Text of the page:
I had just been fired from the agency that brought me and my wife to Charlotte 18 months before. I was told that I was “too fiery.” And maybe I was. I was a new copywriter, after all, and had a way of beating the hell out of ideas in order to test whether they could hold water. In some ad agencies this would be fine, but in a conservative one like mine, it was a little too intense. This despite killing everything that came across my desk, selling product, making clients happy, and winning the agency’s first-ever awards along the way.
It’s pretty scary being fired. Never mind that I was a new father with a new mortgage in a fairly new place. I had talent, but no job. So I did what any sane copywriter would do, and started my own business. But instead of a brick-and-mortar shop, I wanted to work with people from everywhere–so I started a “virtual” ad agency. It was 2001, so this was a new concept. As such, business development was cumbersome.
Then one day I received an email from a guy in Winston-Salem, NC, asking for a meeting. He wasn’t specific about the type of work, only that it would be worth my while to meet him. The next week he drove down to Charlotte and we had coffee at a place with outdoor seating.
He was a nice guy. Well dressed. Younger, and with a great smile. And he was a smoker, like me. Although, where I was ashamed of my addiction and hid in the shadows to partake, he was blatant about his love of tobacco and lit up right there during our meeting.
As it turned out, big tobacco was his employer. He was a marketing director and the reason he wanted a meeting was to propose that we work together on some new campaigns. “You have obvious talent, Jim. I think I could make you pretty happy in terms of money.” he said between drags. “And you wouldn’t have to move. You could stay right here in Charlotte. I think that this whole ‘virtual’ thing might have some merit. Something other agencies might well emulate down the road.”
It turned out that because of federal regulations making advertising tobacco tougher, they needed to be more tactical and succinct in their messaging. My style of driving a point home quickly appealed to him. “We could keep you busy for a very long time.” he said.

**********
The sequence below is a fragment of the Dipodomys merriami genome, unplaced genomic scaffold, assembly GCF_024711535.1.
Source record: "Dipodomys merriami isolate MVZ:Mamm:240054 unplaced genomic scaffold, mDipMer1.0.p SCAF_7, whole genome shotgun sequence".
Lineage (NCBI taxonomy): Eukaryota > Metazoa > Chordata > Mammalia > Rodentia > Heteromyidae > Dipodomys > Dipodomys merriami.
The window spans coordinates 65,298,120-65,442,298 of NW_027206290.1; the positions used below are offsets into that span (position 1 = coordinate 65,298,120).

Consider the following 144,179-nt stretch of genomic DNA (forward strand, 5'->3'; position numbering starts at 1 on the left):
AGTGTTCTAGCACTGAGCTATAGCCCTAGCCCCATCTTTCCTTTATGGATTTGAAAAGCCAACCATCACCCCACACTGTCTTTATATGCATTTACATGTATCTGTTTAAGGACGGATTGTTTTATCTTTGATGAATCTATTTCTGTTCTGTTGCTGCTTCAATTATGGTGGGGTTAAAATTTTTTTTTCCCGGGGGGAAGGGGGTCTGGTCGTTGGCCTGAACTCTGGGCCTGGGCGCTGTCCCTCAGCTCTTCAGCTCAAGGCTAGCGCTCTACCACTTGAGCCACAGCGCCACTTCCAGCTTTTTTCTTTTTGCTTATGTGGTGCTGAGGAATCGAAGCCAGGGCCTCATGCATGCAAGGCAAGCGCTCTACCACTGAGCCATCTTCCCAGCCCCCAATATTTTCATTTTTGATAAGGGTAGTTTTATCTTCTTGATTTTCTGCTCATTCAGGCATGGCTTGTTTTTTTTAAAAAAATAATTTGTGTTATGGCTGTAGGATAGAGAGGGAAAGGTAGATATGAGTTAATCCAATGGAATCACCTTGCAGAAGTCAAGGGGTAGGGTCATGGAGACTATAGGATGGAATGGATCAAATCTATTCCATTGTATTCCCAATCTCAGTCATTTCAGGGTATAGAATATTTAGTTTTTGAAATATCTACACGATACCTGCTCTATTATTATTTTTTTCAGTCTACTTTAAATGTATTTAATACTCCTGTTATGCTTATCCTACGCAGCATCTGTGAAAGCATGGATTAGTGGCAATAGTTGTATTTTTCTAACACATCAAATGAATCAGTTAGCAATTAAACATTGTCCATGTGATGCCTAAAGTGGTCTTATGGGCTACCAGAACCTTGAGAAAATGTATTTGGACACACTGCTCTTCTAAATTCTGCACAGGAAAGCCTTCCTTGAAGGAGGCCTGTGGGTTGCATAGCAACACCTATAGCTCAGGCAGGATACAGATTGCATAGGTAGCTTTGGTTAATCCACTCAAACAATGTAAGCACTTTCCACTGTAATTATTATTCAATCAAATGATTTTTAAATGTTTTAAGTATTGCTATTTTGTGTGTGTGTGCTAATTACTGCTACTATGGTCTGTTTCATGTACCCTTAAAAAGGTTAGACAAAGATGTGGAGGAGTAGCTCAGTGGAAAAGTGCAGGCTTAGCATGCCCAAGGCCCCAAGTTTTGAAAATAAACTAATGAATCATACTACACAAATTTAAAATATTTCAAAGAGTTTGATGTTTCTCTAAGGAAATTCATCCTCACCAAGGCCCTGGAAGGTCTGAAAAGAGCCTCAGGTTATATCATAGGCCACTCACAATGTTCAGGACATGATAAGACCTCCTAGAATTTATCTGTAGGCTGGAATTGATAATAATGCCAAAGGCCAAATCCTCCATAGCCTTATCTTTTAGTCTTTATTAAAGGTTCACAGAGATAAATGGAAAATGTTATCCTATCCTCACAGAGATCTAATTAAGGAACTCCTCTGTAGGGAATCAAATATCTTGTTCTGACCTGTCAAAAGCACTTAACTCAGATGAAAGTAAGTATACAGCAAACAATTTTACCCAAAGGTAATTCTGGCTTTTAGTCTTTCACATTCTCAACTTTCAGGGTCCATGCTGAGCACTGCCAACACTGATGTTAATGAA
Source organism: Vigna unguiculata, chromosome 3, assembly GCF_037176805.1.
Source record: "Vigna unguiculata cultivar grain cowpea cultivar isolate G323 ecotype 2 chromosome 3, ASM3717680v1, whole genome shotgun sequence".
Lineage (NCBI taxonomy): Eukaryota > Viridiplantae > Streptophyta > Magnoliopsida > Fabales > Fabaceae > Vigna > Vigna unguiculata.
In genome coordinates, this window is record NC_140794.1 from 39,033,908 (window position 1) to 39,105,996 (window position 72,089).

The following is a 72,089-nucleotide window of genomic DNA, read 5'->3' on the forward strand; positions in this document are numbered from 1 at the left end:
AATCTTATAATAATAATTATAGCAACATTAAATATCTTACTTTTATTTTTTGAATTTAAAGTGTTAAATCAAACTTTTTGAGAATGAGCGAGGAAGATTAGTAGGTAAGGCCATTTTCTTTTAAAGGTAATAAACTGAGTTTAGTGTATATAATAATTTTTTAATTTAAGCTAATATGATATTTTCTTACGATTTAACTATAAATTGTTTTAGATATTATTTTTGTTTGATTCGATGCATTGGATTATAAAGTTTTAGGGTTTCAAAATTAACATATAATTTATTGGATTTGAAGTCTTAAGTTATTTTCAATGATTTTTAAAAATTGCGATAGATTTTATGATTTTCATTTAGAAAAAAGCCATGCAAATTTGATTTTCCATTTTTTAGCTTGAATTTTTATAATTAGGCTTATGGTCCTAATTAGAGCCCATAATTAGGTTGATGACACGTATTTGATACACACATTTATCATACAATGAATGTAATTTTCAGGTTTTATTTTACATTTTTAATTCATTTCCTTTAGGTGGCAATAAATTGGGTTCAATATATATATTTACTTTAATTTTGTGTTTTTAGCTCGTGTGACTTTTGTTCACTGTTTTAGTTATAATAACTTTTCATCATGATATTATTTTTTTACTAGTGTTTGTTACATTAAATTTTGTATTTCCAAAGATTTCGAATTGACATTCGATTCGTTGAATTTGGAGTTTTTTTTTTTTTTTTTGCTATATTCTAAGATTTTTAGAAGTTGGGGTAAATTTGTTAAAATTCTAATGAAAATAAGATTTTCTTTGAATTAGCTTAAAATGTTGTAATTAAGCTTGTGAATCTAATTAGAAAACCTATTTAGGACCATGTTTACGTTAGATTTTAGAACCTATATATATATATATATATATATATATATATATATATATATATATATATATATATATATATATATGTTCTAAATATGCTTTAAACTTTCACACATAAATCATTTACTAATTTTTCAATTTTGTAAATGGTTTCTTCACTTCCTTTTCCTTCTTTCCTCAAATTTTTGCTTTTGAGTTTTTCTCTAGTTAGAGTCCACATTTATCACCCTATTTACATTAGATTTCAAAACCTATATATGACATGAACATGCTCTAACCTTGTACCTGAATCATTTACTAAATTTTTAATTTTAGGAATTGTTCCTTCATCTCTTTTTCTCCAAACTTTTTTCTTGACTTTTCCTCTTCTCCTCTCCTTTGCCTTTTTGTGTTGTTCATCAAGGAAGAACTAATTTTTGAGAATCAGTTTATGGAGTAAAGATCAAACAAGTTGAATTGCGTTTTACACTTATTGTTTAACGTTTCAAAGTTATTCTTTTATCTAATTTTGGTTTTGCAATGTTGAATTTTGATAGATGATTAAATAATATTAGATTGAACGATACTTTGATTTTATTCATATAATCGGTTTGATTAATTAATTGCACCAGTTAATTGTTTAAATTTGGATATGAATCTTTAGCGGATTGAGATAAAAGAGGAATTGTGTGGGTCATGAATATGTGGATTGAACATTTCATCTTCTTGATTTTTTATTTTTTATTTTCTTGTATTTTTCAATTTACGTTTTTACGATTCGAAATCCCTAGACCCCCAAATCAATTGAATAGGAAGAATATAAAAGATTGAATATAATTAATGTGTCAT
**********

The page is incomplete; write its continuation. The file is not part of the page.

He finished his coffee and shook my hand, “We can go over all the details once you make your decision. I can’t wait to start working with you, Jim.” Then he left, but as he did I heard the same smoker’s cough that gripped me.
I immediately phoned my wife and filled her in. We needed the money, that was for sure. But working for big tobacco felt like selling out to darkness. I know, it sounds dramatic, but that’s how my mind works. Wrong and right are pretty clear adversaries in my heart.
But my head had other ideas. As usual.
The next couple days were pretty tough. Lots of things swirled around–namely money and the idea of security.
Who cares whether I write for them? If not me, someone else will. What does it matter? My family could be set with money for a while and all I had to do was use my talent to do what comes naturally.
Ultimately, I knew I couldn’t do it. I hated smoking. I hated the taste of it. Hated how it made my clothes smell. Hated that I had to take medicines to ward off the constant threat of respiratory problems and that with a new baby, it put my health in constant and potentially fatal jeopardy. But mostly I hated smoking because it had me by the balls. I was powerless to it. And helping big tobacco advance their mission just wasn’t something I was willing to do. I wouldn’t wish that prison on any unsuspecting punk kid trying to look cool.
So I emailed the man from Winston-Salem three days after our meeting to tell him of my decision. He replied with a price tag. It was very generous. But I couldn’t. In fact, that week I decided never to work for tobacco, alcohol, or gaming (lotteries, gambling, etc.).
I decided I would put my faith in the universe, and my work ethic, to make it in the world. Somehow.
So here I am eighteen years later. I’ve shifted perception, built brands, and driven sales for all types of businesses and non-profits. But I’ve never so much as written a syllable for the tobacco, alcohol, or gaming industries. It’s hard enough to be a human being in this world without someone manipulating you to consider dark alleys.
I’m not wealthy, I continue to battle just to make it, but I sleep well at night. And somehow, the universe provides me with what I need.
It’s ok to take a stand. Even in advertising.
PS – I quit smoking in 2012. It wasn’t easy. But it was absolutely necessary. Don’t smoke, kids. And don’t fall for big tobacco’s attempts to fool you. It’s a trap. To them, you’re just a rat with a wallet.